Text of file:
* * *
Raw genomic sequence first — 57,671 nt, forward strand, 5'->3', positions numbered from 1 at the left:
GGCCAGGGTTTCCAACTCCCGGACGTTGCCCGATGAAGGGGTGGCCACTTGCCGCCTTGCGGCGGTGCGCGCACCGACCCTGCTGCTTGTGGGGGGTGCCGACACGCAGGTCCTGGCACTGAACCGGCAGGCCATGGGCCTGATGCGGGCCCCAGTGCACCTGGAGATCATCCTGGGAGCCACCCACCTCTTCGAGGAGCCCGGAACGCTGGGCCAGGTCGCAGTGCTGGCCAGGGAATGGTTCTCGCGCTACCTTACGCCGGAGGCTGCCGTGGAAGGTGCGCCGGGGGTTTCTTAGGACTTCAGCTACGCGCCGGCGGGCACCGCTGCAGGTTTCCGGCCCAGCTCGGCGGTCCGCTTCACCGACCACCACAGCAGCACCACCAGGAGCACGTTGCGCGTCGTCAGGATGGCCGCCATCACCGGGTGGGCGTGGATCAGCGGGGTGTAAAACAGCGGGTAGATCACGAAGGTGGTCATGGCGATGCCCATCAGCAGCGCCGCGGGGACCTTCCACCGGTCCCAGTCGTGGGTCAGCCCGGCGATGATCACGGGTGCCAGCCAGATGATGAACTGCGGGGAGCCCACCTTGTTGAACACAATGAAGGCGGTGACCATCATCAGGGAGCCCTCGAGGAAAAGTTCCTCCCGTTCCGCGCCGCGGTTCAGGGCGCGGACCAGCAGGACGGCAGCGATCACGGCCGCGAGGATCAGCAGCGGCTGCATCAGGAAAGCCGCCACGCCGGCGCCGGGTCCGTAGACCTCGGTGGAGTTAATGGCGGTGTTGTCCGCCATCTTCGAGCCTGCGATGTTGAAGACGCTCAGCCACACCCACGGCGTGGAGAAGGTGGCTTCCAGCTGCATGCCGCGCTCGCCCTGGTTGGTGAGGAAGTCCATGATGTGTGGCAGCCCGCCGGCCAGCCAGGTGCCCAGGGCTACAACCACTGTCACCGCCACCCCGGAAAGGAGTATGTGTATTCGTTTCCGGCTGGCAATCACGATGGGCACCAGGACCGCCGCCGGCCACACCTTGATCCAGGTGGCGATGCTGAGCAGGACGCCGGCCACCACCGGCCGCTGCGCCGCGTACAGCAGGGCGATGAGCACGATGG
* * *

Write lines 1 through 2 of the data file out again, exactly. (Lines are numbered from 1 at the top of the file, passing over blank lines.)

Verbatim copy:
Raw genomic sequence first — 57,671 nt, forward strand, 5'->3', positions numbered from 1 at the left:
GGCCAGGGTTTCCAACTCCCGGACGTTGCCCGATGAAGGGGTGGCCACTTGCCGCCTTGCGGCGGTGCGCGCACCGACCCTGCTGCTTGTGGGGGGTGCCGACACGCAGGTCCTGGCACTGAACCGGCAGGCCATGGGCCTGATGCGGGCCCCAGTGCACCTGGAGATCATCCTGGGAGCCACCCACCTCTTCGAGGAGCCCGGAACGCTGGGCCAGGTCGCAGTGCTGGCCAGGGAATGGTTCTCGCGCTACCTTACGCCGGAGGCTGCCGTGGAAGGTGCGCCGGGGGTTTCTTAGGACTTCAGCTACGCGCCGGCGGGCACCGCTGCAGGTTTCCGGCCCAGCTCGGCGGTCCGCTTCACCGACCACCACAGCAGCACCACCAGGAGCACGTTGCGCGTCGTCAGGATGGCCGCCATCACCGGGTGGGCGTGGATCAGCGGGGTGTAAAACAGCGGGTAGATCACGAAGGTGGTCATGGCGATGCCCATCAGCAGCGCCGCGGGGACCTTCCACCGGTCCCAGTCGTGGGTCAGCCCGGCGATGATCACGGGTGCCAGCCAGATGATGAACTGCGGGGAGCCCACCTTGTTGAACACAATGAAGGCGGTGACCATCATCAGGGAGCCCTCGAGGAAAAGTTCCTCCCGTTCCGCGCCGCGGTTCAGGGCGCGGACCAGCAGGACGGCAGCGATCACGGCCGCGAGGATCAGCAGCGGCTGCATCAGGAAAGCCGCCACGCCGGCGCCGGGTCCGTAGACCTCGGTGGAGTTAATGGCGGTGTTGTCCGCCATCTTCGAGCCTGCGATGTTGAAGACGCTCAGCCACACCCACGGCGTGGAGAAGGTGGCTTCCAGCTGCATGCCGCGCTCGCCCTGGTTGGTGAGGAAGTCCATGATGTGTGGCAGCCCGCCGGCCAGCCAGGTGCCCAGGGCTACAACCACTGTCACCGCCACCCCGGAAAGGAGTATGTGTATTCGTTTCCGGCTGGCAATCACGATGGGCACCAGGACCGCCGCCGGCCACACCTTGATCCAGGTGGCGATGCTGAGCAGGACGCCGGCCACCACCGGCCGCTGCGCCGCGTACAGCAGGGCGATGAGCACGATGG